- For Mac users – camps appear divided. No harm in adding additional safeguards.
- Set up regular scheduled scans (preferably when you don’t use your machine as there might be a performance impact.)
- Always ensure that you are using the latest versions of the software.
- Ensure to back up important documents (and photos) regularly to a different storage option. Don’t rely on USB sticks.
- Cloud storage such as Google Drive/iCloud/Dropbox is the easiest to implement, and cost effective if your storage needs increase.
- Portable hard drive.
- NAS (Network Attached Storage) drive.
- Ensure your browser (Chrome/Safari/Firefox/Edge) is up to date.
- Ensure your OS (operating system) software is updated regularly.
- Reboot your machine every few days (especially laptops).
- Do basic computer housekeeping.
- Use cleaners like CCleaner to reduce junk and unused files.
- Lastly, be very careful of letting your children use your work computer. They may click on links or download games from sites that could compromise your computer.
Hardware Best Practices
- Ensure you have a good, strong WIFI password. Do not leave it as the default password!
- It doesn’t need to be overly complicated, but the longer the better. Use a passphrase that you can remember.
- Ensure that your home router has a firewall enabled.
- There are a few services available online that do this for you (eg. ShieldsUp found on www.grc.com)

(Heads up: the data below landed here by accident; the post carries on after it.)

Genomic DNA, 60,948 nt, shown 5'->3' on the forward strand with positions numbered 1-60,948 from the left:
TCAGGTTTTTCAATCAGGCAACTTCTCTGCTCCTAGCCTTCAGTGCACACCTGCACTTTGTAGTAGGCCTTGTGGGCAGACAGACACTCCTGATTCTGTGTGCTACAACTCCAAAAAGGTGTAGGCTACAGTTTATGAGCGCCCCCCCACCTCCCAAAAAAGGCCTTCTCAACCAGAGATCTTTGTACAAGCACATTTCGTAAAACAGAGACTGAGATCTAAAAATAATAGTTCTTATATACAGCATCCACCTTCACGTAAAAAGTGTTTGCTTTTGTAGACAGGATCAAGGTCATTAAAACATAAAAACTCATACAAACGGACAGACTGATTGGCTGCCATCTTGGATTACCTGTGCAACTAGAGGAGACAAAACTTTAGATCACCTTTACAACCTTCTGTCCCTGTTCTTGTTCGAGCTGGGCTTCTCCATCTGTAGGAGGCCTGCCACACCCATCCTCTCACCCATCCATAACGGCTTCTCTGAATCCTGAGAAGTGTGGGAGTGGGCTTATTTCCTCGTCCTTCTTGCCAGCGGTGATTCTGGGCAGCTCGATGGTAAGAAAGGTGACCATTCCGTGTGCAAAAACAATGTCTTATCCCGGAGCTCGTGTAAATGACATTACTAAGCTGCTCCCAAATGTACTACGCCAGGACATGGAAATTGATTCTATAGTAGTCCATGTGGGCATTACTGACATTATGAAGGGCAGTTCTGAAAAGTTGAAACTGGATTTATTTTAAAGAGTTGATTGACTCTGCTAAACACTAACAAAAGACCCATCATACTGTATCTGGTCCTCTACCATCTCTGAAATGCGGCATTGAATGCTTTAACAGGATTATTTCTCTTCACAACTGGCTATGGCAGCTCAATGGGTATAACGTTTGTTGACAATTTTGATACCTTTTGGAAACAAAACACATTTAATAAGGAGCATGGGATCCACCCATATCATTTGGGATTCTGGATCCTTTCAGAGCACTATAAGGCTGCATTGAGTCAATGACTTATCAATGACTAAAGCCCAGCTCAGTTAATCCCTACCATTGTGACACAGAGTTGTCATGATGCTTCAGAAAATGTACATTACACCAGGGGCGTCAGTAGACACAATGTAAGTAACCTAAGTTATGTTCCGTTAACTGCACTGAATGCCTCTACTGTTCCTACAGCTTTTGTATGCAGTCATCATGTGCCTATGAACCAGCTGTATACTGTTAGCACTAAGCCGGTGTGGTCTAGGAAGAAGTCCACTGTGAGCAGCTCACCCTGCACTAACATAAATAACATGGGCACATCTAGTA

- Ensure that your router is up to date.
- If unsure, ask your ISP (internet service provider) to double check this for you.
- Ensure you select “WPA2” or the newer “WPA3” for your router’s WiFi security protocol.
- Disable the WPS (Wi-Fi Protected Setup) feature if this is still enabled on your router.
- If you regularly work from home, we recommend that you buy a 2nd router that you plug into your first router. Use the network of the new, 2nd router for your home network/WIFI.
- If you need to connect to a remote server for work, this should be done using a VPN (virtual private network) or other secure facilities and protocols.
Conferencing/Online Meetings with Zoom
Discussions of a confidential nature should not be conducted over Zoom or any other remote conferencing applications. Remember that what goes on in a video conference will not always stay on a video conference!
If you are the organiser/host:
- Don’t use your PMI (Personal Meeting ID) for public meetings.
- Don’t share meeting information on public channels or social media.
- Set and use a password for the meeting.
- Enable Waiting Room as a default setting.
- Make sure to enable features that alert of newly joined participants – audible tone.
- Minimise the use of the chat and file sharing functions or disable entirely if not required.
- Consider making registration a requirement.
- Ensure that you are familiar with Zoom settings so that you can control the meeting as the host: lock the meeting, control screen sharing, mute participants, etc.
If you are an attendee:
- Make sure you are happy with your details given at registration.
- Choose whether you want to enter the meeting with your microphone or video on (if not set to off by the host).
- Ensure that you are comfortable with the information presented in the background of your video.
- Avoid oversharing if you need to screen share. Accidents happen, so don’t leave windows open that you don’t want to share.